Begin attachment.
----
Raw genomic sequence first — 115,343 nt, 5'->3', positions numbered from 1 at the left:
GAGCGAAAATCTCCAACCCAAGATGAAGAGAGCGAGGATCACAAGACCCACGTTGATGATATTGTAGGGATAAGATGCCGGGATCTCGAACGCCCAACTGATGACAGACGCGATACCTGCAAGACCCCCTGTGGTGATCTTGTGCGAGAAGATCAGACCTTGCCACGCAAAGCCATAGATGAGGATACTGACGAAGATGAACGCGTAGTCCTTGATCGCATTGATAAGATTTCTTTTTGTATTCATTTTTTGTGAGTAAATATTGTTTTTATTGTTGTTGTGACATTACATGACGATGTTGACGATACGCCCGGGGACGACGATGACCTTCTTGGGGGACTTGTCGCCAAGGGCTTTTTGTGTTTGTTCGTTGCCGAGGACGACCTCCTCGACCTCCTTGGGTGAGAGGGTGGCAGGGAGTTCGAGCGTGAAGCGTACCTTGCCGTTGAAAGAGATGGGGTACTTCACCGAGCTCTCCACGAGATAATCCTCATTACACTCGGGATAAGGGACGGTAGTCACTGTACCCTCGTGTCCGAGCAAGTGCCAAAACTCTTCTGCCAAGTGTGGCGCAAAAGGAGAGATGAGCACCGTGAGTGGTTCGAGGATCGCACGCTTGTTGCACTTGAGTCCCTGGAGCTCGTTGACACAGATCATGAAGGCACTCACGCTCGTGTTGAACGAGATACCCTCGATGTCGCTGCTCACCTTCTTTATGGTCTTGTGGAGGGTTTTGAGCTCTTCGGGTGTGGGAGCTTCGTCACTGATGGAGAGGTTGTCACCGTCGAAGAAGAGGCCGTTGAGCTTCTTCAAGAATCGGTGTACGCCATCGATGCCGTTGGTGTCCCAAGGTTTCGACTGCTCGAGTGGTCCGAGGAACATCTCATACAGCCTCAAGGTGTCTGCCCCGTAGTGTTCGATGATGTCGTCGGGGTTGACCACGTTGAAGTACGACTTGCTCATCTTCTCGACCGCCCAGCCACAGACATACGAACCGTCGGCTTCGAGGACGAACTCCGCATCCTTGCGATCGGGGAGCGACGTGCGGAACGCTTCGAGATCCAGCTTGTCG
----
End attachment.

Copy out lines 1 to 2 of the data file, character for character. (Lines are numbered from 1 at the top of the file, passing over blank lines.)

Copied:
Raw genomic sequence first — 115,343 nt, 5'->3', positions numbered from 1 at the left:
GAGCGAAAATCTCCAACCCAAGATGAAGAGAGCGAGGATCACAAGACCCACGTTGATGATATTGTAGGGATAAGATGCCGGGATCTCGAACGCCCAACTGATGACAGACGCGATACCTGCAAGACCCCCTGTGGTGATCTTGTGCGAGAAGATCAGACCTTGCCACGCAAAGCCATAGATGAGGATACTGACGAAGATGAACGCGTAGTCCTTGATCGCATTGATAAGATTTCTTTTTGTATTCATTTTTTGTGAGTAAATATTGTTTTTATTGTTGTTGTGACATTACATGACGATGTTGACGATACGCCCGGGGACGACGATGACCTTCTTGGGGGACTTGTCGCCAAGGGCTTTTTGTGTTTGTTCGTTGCCGAGGACGACCTCCTCGACCTCCTTGGGTGAGAGGGTGGCAGGGAGTTCGAGCGTGAAGCGTACCTTGCCGTTGAAAGAGATGGGGTACTTCACCGAGCTCTCCACGAGATAATCCTCATTACACTCGGGATAAGGGACGGTAGTCACTGTACCCTCGTGTCCGAGCAAGTGCCAAAACTCTTCTGCCAAGTGTGGCGCAAAAGGAGAGATGAGCACCGTGAGTGGTTCGAGGATCGCACGCTTGTTGCACTTGAGTCCCTGGAGCTCGTTGACACAGATCATGAAGGCACTCACGCTCGTGTTGAACGAGATACCCTCGATGTCGCTGCTCACCTTCTTTATGGTCTTGTGGAGGGTTTTGAGCTCTTCGGGTGTGGGAGCTTCGTCACTGATGGAGAGGTTGTCACCGTCGAAGAAGAGGCCGTTGAGCTTCTTCAAGAATCGGTGTACGCCATCGATGCCGTTGGTGTCCCAAGGTTTCGACTGCTCGAGTGGTCCGAGGAACATCTCATACAGCCTCAAGGTGTCTGCCCCGTAGTGTTCGATGATGTCGTCGGGGTTGACCACGTTGAAGTACGACTTGCTCATCTTCTCGACCGCCCAGCCACAGACATACGAACCGTCGGCTTCGAGGACGAACTCCGCATCCTTGCGATCGGGGAGCGACGTGCGGAACGCTTCGAGATCCAGCTTGTCG